The Man Who Saved Detroit's Season: Mike Babcock
Here's why Mike Babcock should get the Jack Adams Award, and ultimately why he might not wind up winning it.
One of the first articles I wrote here at WIIM this past summer was an opinion on how Mike Babcock was the best coach in the NHL.
Nearly a week into the Wings' offseason and all of Hockeytown has begun the process of moving onto the future and re-imaging the team into a competitor for next season, from free agency to the draft and ultimately trade talks about getting scoring wingers and top-4 defensemen. Some have even chosen to ignore the NHL altogether and watch the Grand Rapids Griffins attempt a repeat at Calder Cup greatness. Most will forget that the NHL Awards will be creeping up on us before we even realize it.
But in this little corner of the Earth, with days as cold as the hearts of the Boston Bruins, comes a visible blank stare from my eyes that gradually transforms into a sarcastic laughing grin, one that will mumble the words: "Patrick Roy is probably going to win the Jack, right?"
Patrick Roy could very well be voted as the best coach in the NHL for this season. He took a team that was awful and made it a division champion that would later be axed out by a Swiss forward playing on a different and more mediocre team than the one he had played on prior, as if that didn't draw any parallels to the brains of Wings fans. (Before you argue, the Islanders were good last year, okay?)
What's the likely outcome of this scenario? He'll accept his award in Vegas, move on with his career, and oversee a team that will crash to the face of the analytical Earth because five players on an otherwise mediocre roster ran with unbelievable shooting percentages and a goaltender who rode the benefit of the justice system and the equivalent of three goaltending coaches all the way to game 7 in the opening round.
We've seen the same from a familiar and recent winner as well.
Paul MacLean won the Adams last year, only to oversee an awful season following that of a Stanley Cup Playoff appearance. Goaltending last year was the story in Ottawa, and MacLean got credit for coaching injuries into the playoffs. While we usually see logic in award voting, let's not forget the PHWA (who thankfully do not decide on the Jack Adams) also voted two Alexander Ovechkins to the NHL's All-Star First Team. In somewhat of a bombshell, the Broadcasters' Association picked the former Detroit assistant over Bruce Boudreau's renewed Anaheim Ducks and Joel Quenneville's record-setting and eventual Stanley Cup Champion Chicago Blackhawks.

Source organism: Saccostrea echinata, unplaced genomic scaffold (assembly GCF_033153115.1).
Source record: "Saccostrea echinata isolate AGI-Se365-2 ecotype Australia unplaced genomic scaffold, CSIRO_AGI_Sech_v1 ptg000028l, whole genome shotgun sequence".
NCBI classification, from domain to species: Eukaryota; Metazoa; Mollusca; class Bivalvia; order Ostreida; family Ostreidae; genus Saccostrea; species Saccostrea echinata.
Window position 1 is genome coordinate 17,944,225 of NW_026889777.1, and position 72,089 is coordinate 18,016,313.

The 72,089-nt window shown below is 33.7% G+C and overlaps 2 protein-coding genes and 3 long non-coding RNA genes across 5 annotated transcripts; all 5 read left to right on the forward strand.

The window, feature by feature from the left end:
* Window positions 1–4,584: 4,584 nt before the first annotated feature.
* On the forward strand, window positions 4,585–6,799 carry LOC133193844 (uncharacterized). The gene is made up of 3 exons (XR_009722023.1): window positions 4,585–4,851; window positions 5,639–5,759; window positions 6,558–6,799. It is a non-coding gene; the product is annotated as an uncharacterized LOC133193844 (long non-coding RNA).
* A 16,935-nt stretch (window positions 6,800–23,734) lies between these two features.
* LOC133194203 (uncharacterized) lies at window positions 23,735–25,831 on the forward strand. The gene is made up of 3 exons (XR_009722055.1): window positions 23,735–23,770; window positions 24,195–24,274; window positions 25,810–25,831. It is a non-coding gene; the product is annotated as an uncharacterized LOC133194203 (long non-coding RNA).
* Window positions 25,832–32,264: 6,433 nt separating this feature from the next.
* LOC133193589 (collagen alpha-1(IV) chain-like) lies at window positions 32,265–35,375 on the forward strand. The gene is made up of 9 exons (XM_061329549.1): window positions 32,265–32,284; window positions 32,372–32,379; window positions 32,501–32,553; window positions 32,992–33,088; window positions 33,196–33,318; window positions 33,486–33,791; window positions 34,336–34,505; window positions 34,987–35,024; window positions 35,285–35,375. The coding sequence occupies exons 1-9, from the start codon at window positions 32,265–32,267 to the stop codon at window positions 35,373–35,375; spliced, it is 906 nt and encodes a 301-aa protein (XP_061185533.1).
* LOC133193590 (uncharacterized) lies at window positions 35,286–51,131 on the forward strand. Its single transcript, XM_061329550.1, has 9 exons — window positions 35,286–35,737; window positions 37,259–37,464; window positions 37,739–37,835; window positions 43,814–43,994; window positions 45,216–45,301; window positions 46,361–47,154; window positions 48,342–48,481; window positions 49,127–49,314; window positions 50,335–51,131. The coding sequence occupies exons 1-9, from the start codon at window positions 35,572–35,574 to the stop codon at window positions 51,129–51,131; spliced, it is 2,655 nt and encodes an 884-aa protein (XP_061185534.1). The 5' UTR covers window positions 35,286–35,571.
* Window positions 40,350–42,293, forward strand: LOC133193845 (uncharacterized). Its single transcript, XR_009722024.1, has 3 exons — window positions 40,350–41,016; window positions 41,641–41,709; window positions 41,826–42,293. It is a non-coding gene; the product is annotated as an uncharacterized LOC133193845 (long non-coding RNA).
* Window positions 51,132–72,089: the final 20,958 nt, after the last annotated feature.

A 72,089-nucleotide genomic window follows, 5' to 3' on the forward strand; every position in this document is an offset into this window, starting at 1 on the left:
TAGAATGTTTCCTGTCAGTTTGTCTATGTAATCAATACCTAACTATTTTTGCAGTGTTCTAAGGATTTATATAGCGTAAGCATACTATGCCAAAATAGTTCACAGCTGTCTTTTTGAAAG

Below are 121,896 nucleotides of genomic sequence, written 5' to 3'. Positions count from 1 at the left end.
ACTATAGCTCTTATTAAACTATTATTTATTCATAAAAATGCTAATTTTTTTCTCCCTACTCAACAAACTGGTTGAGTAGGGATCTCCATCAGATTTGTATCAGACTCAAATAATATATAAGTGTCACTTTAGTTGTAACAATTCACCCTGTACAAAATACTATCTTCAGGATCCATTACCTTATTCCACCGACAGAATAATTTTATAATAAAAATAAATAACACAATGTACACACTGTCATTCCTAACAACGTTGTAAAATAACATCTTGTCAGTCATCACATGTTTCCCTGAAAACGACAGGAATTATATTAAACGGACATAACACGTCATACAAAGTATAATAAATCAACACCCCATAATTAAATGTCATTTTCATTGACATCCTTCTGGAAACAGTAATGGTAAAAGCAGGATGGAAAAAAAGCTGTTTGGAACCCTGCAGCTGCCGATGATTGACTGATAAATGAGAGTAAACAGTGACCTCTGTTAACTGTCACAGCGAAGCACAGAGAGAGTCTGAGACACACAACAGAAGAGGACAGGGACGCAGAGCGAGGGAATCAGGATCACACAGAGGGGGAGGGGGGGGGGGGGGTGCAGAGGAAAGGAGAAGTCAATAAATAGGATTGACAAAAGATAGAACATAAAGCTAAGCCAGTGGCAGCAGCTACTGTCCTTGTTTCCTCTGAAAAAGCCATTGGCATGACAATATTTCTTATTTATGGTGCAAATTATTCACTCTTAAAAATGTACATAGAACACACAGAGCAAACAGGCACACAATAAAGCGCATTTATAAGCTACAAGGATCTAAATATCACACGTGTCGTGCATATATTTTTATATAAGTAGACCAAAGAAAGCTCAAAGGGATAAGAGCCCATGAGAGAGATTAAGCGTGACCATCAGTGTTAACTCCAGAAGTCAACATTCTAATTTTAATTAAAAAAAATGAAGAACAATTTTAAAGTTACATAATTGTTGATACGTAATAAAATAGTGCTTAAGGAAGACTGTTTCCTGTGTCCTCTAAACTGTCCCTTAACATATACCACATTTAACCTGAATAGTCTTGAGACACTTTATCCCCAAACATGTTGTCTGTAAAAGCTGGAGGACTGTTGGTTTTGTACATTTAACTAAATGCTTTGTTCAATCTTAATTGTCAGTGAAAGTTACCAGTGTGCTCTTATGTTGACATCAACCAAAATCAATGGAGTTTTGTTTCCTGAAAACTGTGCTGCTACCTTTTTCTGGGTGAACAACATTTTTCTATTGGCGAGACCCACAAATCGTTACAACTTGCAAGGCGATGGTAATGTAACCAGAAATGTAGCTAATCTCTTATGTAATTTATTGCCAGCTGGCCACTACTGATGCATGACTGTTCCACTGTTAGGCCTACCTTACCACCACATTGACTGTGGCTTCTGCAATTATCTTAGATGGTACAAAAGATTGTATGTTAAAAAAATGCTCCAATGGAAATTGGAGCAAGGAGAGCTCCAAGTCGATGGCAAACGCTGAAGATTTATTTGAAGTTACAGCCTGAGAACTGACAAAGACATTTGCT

The result? Bruce Boudreau's team is going to embark on a second round battle of the ages, Quenneville's team "upset" the formerly universal Stanley Cup favorites, and the Ottawa Senators are out of the playoffs trying to cover the bottom line and lower their cost-per-point ratio.
In short, the Jack Adams Award is a highly inconsistent and overly subjective award given out to a coach who falls into certain categories, as described by PuckDaddy's Greg Wyshynski:
- The Guy Who Gets Hired In The Off-Season And Turns A Crappy Team Into A Really Great Team, Defying Our Expectations.
- The Guy Who Gets Hired In-Season And Turns What We Thought Would Be A Good Team That Started Crappy Into That Good Team We Thought It Would Be, Thus Reaffirming Our Analytical Prowess
- The Guy Who Coaches Through Incredible Adversity To Produce A Playoff Team
- The Guy Who Dramatically Improves Some Facet Of The Team By Doing Something Obvious That Voters Can Point To And Say, "SEE, LOOK, AWESOME COACH, RIGHT?"
Mike Babcock is the guy who fits the number three slot. Here he was, coaching a team without two of the league's best players, pushing a bunch of kids onward into the playoff hunt. Mike Babcock was the second grade schoolteacher leading a confused class of cooty-fearing nose-picking kids on a scavenger hunt around the country, with each stop garnering the possibility of coming away with one or two points, often resulting in zero.